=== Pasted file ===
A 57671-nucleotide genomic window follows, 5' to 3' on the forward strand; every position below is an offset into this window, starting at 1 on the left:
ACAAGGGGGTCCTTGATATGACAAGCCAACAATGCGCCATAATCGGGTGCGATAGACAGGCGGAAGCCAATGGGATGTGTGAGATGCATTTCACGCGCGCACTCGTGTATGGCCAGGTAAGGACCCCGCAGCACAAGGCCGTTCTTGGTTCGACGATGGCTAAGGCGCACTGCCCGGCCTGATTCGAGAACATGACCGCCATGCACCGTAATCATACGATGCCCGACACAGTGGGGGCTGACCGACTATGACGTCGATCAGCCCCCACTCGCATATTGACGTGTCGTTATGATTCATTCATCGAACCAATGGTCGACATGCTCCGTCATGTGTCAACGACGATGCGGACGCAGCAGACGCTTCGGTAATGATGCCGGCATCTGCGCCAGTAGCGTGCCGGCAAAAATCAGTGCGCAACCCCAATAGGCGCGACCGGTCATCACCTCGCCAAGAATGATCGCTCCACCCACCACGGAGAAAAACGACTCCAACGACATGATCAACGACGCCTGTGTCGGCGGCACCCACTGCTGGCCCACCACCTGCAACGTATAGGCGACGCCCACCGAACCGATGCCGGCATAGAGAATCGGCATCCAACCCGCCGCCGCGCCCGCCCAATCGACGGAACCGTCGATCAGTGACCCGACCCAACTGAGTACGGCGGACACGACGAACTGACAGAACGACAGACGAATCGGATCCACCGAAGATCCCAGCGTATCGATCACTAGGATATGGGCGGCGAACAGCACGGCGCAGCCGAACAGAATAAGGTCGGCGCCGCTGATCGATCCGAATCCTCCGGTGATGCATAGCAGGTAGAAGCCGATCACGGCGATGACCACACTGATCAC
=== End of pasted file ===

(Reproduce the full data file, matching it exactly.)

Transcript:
A 57671-nucleotide genomic window follows, 5' to 3' on the forward strand; every position below is an offset into this window, starting at 1 on the left:
ACAAGGGGGTCCTTGATATGACAAGCCAACAATGCGCCATAATCGGGTGCGATAGACAGGCGGAAGCCAATGGGATGTGTGAGATGCATTTCACGCGCGCACTCGTGTATGGCCAGGTAAGGACCCCGCAGCACAAGGCCGTTCTTGGTTCGACGATGGCTAAGGCGCACTGCCCGGCCTGATTCGAGAACATGACCGCCATGCACCGTAATCATACGATGCCCGACACAGTGGGGGCTGACCGACTATGACGTCGATCAGCCCCCACTCGCATATTGACGTGTCGTTATGATTCATTCATCGAACCAATGGTCGACATGCTCCGTCATGTGTCAACGACGATGCGGACGCAGCAGACGCTTCGGTAATGATGCCGGCATCTGCGCCAGTAGCGTGCCGGCAAAAATCAGTGCGCAACCCCAATAGGCGCGACCGGTCATCACCTCGCCAAGAATGATCGCTCCACCCACCACGGAGAAAAACGACTCCAACGACATGATCAACGACGCCTGTGTCGGCGGCACCCACTGCTGGCCCACCACCTGCAACGTATAGGCGACGCCCACCGAACCGATGCCGGCATAGAGAATCGGCATCCAACCCGCCGCCGCGCCCGCCCAATCGACGGAACCGTCGATCAGTGACCCGACCCAACTGAGTACGGCGGACACGACGAACTGACAGAACGACAGACGAATCGGATCCACCGAAGATCCCAGCGTATCGATCACTAGGATATGGGCGGCGAACAGCACGGCGCAGCCGAACAGAATAAGGTCGGCGCCGCTGATCGATCCGAATCCTCCGGTGATGCATAGCAGGTAGAAGCCGATCACGGCGATGACCACACTGATCAC